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IP Roundup: Feb 10, 2009

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Siemens of Munich, Germany, has received US Patent No. 7,488,578, “Method for detecting DNA point mutations (single nucleotide polymorphism (SNP) analysis) and associated arrangement.” The patent claims the following method. A liquid DNA sample to be analyzed is guided over a DNA chip in a defined time course. After successful hybridization, the temperature is modified in a defined manner under low stringency conditions so that scavenger/target DNA hybrids are melted. The melting of the scavenger/target DNA hybrids is detected and evaluated according to the temperature. In addition to the DNA chip, at least one device is provided that controls and regulates the temperature, and another device is provided that controls a lateral flow of liquid against the surface of the DNA chip.


BioChain Institute of Hayward, Calif., has received US Patent No. 7,488,579, “Methods and compositions to extract DNA, RNA and protein simultaneously from biological samples.” This patent claims a set of methods to extract DNA, RNA and protein simultaneously from biomaterials by reagents with high pH. DNA and RNA can be extracted from an upper aqueous phase simultaneously either together as a DNA and RNA mixture or separated DNA and RNA. Protein can be extracted from lower organic phase. The DNA and RNA mixture can be used either as DNA or RNA directly depending on applications without further separation, or as resource for the separated DNA and RNA that can be selected from the DNA and RNA mixture by selective precipitation and/or by selective enzyme digestions.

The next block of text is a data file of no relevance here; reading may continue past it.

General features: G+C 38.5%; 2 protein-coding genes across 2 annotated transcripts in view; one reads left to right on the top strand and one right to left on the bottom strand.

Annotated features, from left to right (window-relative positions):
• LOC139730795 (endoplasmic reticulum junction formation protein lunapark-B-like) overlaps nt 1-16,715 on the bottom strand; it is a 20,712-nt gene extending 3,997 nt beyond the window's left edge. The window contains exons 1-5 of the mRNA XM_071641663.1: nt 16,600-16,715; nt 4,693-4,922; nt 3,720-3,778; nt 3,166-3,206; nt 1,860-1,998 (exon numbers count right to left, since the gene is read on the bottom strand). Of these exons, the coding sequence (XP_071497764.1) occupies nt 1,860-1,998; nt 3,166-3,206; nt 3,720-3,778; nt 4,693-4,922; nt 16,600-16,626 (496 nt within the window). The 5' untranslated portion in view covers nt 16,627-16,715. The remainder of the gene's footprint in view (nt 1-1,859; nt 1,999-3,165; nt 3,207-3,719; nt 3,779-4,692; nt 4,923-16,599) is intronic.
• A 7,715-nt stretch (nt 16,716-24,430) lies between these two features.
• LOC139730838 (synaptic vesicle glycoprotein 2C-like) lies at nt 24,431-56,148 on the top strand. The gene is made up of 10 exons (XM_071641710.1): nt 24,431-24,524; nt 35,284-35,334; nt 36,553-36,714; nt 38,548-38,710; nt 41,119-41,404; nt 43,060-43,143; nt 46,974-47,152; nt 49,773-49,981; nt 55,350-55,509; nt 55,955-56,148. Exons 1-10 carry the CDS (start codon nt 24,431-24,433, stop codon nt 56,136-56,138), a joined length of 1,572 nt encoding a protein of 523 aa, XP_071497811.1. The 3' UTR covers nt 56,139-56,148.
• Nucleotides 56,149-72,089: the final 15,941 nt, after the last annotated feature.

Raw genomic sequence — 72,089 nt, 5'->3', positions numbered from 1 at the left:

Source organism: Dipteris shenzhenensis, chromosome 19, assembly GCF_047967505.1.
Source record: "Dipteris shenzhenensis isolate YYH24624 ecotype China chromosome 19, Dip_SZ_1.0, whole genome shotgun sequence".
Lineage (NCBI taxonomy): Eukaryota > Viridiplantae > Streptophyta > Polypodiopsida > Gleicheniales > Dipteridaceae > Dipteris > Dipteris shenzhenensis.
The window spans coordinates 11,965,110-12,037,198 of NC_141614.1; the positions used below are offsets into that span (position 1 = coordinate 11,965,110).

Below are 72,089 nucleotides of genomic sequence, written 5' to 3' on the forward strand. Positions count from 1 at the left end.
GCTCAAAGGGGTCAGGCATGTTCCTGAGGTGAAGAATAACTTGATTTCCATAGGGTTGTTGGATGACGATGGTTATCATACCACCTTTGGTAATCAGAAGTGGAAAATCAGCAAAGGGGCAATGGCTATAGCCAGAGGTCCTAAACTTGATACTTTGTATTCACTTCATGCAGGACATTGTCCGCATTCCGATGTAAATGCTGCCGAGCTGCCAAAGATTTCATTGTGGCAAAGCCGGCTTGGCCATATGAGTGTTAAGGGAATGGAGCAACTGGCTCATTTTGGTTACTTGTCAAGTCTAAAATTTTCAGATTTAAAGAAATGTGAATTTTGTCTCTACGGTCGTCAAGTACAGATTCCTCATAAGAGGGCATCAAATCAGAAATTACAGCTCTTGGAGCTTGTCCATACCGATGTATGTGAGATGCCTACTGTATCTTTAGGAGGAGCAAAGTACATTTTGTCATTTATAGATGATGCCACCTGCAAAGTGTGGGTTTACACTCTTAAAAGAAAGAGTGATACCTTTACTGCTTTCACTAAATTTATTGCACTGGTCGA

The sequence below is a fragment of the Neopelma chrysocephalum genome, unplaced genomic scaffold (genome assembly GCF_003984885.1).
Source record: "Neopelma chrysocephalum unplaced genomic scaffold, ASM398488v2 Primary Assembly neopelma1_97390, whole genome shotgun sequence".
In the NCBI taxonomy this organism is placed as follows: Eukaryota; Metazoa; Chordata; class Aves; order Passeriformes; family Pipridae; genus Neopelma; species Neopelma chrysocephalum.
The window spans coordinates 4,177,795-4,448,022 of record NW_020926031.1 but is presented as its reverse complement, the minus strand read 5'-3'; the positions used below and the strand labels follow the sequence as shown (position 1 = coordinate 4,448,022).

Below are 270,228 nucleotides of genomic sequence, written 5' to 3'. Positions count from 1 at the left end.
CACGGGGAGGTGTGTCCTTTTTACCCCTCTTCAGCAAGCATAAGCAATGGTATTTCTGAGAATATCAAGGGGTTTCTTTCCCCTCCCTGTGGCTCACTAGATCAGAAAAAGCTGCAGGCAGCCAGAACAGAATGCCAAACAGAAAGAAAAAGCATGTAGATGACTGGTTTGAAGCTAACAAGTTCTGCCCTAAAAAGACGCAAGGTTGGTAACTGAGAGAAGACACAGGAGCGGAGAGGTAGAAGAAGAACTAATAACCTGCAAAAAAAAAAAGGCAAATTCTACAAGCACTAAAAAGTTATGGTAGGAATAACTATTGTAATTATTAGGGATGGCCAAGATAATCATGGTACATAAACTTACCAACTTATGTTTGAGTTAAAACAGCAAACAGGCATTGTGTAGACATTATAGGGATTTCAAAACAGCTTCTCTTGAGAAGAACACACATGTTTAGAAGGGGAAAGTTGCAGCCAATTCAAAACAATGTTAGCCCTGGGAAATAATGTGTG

Agilent Technologies has received US Patent No. 7,488,607, “Electronically readable microarray with electronic addressing function.” The patent claims methods and an apparatus for electronically addressing and interrogating microarrays. The described microarrays include a plurality of features disposed on a substrate. Each of the features has a first electrode disposed on the substrate, a second electrode disposed on the substrate, and a probe disposed between the first electrode and second electrode. The substrate also includes addressing circuitry in operable relation to the features. The method of using the microarrays is also described.


The University of California of Oakland has received US Patent No. 7,488,576, “Methods for diagnosis and treatment of psychiatric disorders.” The patent provides convergent functional genomics methods for the identification of candidate genes associated with psychiatric disorders such as mania and psychosis, as well as other multi-faceted diseases and syndromes. The methods involve determining changes in gene expression between treated and untreated tissues by using a quantitative hybridization assay and oligonucleotide microarrays.

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